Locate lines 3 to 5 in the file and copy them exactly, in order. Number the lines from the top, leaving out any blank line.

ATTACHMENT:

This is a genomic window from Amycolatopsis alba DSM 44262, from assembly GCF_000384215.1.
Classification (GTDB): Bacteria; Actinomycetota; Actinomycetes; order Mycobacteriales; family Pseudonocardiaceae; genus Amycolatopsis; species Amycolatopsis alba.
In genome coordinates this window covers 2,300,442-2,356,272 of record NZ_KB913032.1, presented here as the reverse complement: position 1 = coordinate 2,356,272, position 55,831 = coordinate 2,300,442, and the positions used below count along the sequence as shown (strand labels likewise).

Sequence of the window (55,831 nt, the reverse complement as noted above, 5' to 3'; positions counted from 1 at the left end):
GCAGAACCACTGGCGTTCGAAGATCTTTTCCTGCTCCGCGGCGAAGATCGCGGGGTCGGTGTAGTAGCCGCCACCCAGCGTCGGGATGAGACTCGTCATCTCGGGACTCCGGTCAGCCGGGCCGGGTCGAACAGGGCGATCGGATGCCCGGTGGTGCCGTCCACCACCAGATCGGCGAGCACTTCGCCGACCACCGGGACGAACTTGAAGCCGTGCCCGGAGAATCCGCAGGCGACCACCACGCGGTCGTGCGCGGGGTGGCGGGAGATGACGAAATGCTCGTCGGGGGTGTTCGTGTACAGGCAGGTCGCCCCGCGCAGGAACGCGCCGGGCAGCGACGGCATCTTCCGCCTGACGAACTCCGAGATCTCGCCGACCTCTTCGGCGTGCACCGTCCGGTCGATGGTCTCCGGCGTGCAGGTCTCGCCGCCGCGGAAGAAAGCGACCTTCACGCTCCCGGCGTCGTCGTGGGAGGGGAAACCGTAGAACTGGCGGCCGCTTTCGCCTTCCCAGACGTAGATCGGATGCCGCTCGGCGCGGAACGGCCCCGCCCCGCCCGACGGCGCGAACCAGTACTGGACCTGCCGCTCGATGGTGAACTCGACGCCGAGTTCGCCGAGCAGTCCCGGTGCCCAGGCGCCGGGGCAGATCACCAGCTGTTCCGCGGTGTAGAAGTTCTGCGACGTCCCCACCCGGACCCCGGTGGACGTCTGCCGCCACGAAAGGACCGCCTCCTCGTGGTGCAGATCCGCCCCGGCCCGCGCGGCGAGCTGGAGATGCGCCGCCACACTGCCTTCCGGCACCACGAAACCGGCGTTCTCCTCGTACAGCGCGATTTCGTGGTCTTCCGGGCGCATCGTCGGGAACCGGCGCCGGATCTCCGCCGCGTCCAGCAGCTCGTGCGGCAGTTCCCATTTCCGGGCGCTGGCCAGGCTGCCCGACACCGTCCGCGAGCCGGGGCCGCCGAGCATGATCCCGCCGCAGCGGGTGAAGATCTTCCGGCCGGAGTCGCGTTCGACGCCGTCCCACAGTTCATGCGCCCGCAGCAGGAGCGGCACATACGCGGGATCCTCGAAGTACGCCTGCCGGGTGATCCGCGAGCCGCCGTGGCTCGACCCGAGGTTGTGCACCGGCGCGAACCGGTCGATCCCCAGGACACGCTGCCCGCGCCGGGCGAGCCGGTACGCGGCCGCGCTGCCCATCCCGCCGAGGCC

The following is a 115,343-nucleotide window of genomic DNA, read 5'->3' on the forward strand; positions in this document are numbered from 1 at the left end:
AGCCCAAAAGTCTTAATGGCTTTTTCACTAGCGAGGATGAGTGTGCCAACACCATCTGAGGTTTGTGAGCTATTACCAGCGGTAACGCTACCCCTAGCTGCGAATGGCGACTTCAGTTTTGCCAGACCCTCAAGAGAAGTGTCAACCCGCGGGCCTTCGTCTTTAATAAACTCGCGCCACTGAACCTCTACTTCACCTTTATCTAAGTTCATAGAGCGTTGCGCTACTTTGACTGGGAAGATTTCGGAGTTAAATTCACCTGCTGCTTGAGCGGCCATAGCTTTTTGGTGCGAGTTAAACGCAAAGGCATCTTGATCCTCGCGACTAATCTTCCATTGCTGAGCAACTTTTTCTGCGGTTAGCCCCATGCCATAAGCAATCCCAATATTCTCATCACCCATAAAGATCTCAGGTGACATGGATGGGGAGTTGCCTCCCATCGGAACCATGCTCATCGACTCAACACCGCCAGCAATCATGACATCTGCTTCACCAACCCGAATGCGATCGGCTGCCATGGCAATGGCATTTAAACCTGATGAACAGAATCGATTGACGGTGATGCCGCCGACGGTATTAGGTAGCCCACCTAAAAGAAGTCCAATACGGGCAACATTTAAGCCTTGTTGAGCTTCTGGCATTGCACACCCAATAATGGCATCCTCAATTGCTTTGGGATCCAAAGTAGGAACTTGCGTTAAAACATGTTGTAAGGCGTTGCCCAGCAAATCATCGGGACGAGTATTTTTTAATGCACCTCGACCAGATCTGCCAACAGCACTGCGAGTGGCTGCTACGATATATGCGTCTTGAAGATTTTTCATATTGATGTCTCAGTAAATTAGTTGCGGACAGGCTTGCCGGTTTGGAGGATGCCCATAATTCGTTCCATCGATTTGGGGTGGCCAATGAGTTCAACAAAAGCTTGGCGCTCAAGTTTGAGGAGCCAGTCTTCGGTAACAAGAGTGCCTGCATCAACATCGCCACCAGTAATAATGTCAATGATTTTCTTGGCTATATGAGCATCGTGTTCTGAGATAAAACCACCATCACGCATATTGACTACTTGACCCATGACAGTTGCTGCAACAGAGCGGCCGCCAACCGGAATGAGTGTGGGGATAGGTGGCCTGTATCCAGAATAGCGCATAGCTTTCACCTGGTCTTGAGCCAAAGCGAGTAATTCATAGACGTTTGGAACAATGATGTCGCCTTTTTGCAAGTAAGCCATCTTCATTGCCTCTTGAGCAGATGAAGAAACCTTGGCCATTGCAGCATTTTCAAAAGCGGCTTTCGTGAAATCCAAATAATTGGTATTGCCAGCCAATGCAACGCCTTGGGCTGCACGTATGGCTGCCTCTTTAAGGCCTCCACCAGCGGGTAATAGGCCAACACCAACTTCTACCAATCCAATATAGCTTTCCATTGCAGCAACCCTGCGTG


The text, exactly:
In genome coordinates this window covers 2,300,442-2,356,272 of record NZ_KB913032.1, presented here as the reverse complement: position 1 = coordinate 2,356,272, position 55,831 = coordinate 2,300,442, and the positions used below count along the sequence as shown (strand labels likewise).

Sequence of the window (55,831 nt, the reverse complement as noted above, 5' to 3'; positions counted from 1 at the left end):
GCAGAACCACTGGCGTTCGAAGATCTTTTCCTGCTCCGCGGCGAAGATCGCGGGGTCGGTGTAGTAGCCGCCACCCAGCGTCGGGATGAGACTCGTCATCTCGGGACTCCGGTCAGCCGGGCCGGGTCGAACAGGGCGATCGGATGCCCGGTGGTGCCGTCCACCACCAGATCGGCGAGCACTTCGCCGACCACCGGGACGAACTTGAAGCCGTGCCCGGAGAATCCGCAGGCGACCACCACGCGGTCGTGCGCGGGGTGGCGGGAGATGACGAAATGCTCGTCGGGGGTGTTCGTGTACAGGCAGGTCGCCCCGCGCAGGAACGCGCCGGGCAGCGACGGCATCTTCCGCCTGACGAACTCCGAGATCTCGCCGACCTCTTCGGCGTGCACCGTCCGGTCGATGGTCTCCGGCGTGCAGGTCTCGCCGCCGCGGAAGAAAGCGACCTTCACGCTCCCGGCGTCGTCGTGGGAGGGGAAACCGTAGAACTGGCGGCCGCTTTCGCCTTCCCAGACGTAGATCGGATGCCGCTCGGCGCGGAACGGCCCCGCCCCGCCCGACGGCGCGAACCAGTACTGGACCTGCCGCTCGATGGTGAACTCGACGCCGAGTTCGCCGAGCAGTCCCGGTGCCCAGGCGCCGGGGCAGATCACCAGCTGTTCCGCGGTGTAGAAGTTCTGCGACGTCCCCACCCGGACCCCGGTGGACGTCTGCCGCCACGAAAGGACCGCCTCCTCGTGGTGCAGATCCGCCCCGGCCCGCGCGGCGAGCTGGAGATGCGCCGCCACACTGCCTTCCGGCACCACGAAACCGGCGTTCTCCTCGTACAGCGCGATTTCGTGGTCTTCCGGGCGCATCGTCGGGAACCGGCGCCGGATCTCCGCCGCGTCCAGCAGCTCGTGCGGCAGTTCCCATTTCCGGGCGCTGGCCAGGCTGCCCGACACCGTCCGCGAGCCGGGGCCGCCGAGCATGATCCCGCCGCAGCGGGTGAAGATCTTCCGGCCGGAGTCGCGTTCGACGCCGTCCCACAGTTCATGCGCCCGCAGCAGGAGCGGCACATACGCGGGATCCTCGAAGTACGCCTGCCGGGTGATCCGCGAGCCGCCGTGGCTCGACCCGAGGTTGTGCACCGGCGCGAACCGGTCGATCCCCAGGACACGCTGCCCGCGCCGGGCGAGCCGGTACGCGGCCGCGCTGCCCATCCCGCCGAGGCC